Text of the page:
What is Megan's Law?
Thanks to Megan's Law, passed by Congress in 1996 as an amendment to the Jacob Wetterling Crimes Against Children's Act, every state and the District of Columbia require sex offenders to register with state or local law enforcement officials after being released from prison. These laws help ordinary citizens keep themselves and their families safe by providing them access to information about potentially dangerous sex offenders living in their neighborhoods.
The original Megan's Law was enacted in 1994 after seven-year-old Megan Kanka was lured into a neighbor's house then brutally raped and murdered by a known sex offender. The offense started a nationwide movement toward creating state sex offender registries. Although the details vary from state to state, Megan's Law requires sex offenders to notify state or local law enforcement agencies of any change of address after being released from prison. Law enforcement officials then notify the public of sex offenders living in their neighborhoods.
Adam Walsh Act
In 2007, President Bush signed the Adam Walsh Child Protection and Safety Act (called the "Adam Walsh Act," or AWA). It requires registration for persons convicted of sex-crimes against minors. It requires each state to make and keep a sex offender registry, and it creates the national sex offender registry. After a sex offender is released from jail, he has to register with the state where he lives, and he has to keep it current. That is, he has to update his registry if he changes addresses, for example.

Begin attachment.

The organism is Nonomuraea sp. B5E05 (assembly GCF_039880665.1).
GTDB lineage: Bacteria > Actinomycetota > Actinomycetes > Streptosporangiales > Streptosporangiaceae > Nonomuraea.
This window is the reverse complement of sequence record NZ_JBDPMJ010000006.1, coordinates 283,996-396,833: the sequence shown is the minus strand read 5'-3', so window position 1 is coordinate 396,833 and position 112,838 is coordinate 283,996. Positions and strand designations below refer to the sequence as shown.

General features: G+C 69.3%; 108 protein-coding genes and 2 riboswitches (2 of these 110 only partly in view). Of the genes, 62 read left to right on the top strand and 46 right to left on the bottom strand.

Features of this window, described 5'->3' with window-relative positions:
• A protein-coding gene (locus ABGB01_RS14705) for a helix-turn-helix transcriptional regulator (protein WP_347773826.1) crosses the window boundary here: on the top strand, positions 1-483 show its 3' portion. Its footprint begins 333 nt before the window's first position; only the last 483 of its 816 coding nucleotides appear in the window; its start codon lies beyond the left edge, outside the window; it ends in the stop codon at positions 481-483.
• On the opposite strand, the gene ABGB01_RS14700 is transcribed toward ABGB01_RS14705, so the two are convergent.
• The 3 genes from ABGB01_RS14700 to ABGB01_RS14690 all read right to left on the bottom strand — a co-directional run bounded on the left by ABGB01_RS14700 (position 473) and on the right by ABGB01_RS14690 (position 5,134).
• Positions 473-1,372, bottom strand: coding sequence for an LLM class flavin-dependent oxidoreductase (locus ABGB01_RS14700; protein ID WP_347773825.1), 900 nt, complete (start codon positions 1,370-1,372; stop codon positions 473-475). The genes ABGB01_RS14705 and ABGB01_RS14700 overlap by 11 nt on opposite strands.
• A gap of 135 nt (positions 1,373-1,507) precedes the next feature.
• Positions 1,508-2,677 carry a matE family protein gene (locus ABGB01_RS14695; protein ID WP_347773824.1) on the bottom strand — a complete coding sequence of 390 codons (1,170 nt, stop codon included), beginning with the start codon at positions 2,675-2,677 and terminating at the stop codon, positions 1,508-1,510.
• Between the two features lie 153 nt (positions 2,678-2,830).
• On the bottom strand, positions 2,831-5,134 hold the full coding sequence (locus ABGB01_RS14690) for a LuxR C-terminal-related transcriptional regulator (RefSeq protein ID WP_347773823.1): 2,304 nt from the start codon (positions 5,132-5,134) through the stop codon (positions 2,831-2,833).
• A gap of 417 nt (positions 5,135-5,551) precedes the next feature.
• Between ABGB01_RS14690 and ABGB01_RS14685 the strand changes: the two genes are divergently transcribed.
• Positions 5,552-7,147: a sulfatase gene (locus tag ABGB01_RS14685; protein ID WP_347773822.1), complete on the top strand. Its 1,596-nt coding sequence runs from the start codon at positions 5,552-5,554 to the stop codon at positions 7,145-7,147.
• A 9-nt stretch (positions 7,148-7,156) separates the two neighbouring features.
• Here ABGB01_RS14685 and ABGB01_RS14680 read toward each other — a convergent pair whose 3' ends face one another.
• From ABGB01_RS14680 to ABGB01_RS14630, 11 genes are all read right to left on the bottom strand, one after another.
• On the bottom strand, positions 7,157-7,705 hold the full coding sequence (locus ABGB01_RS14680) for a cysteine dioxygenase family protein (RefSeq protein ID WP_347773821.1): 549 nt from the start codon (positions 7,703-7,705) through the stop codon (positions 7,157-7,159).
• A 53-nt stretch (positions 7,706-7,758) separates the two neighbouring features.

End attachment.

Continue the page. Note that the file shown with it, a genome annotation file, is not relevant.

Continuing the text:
The AWA has three classifications or "Tiers" of sexual offenders: Tier I is for the least serious crimes and Tier III is for the most serious. And, the registration period depends on the Tier. A sex offender must re-register and update his registration for:
- 15 years, if the conviction is a Tier I crime
- 25 years for a Tier II conviction, and
- Life, if it's a Trier III conviction
In addition, the registration requirement is retroactive. That means it applies to persons who were convicted before the AWA was passed. For example, if you were convicted of Tier II crime 15 years, you must register under the AWA.
The states had to create a registration system that followed the AWA by July 26, 2009. However, that date has been extended to July 27, 2010. States that don's meet that deadline run the risk of losing federal grant money.
The sex offender registration laws may or may not apply to persons who are juveniles at the time they're convicted of sex-related crime. Until recently, it was up to the states to decide how to handle juvenile sex offenders, and there are a lot of differences between how each state does it. For example, in some states juvenile offenders:
- Don't have to register at all
- Have to register for convictions on certain crimes only, which usually are the most serious sex-related crimes
- Must register, but their registration information (name, photograph, address, etc.) can't be displayed on the state or local government's registration Web site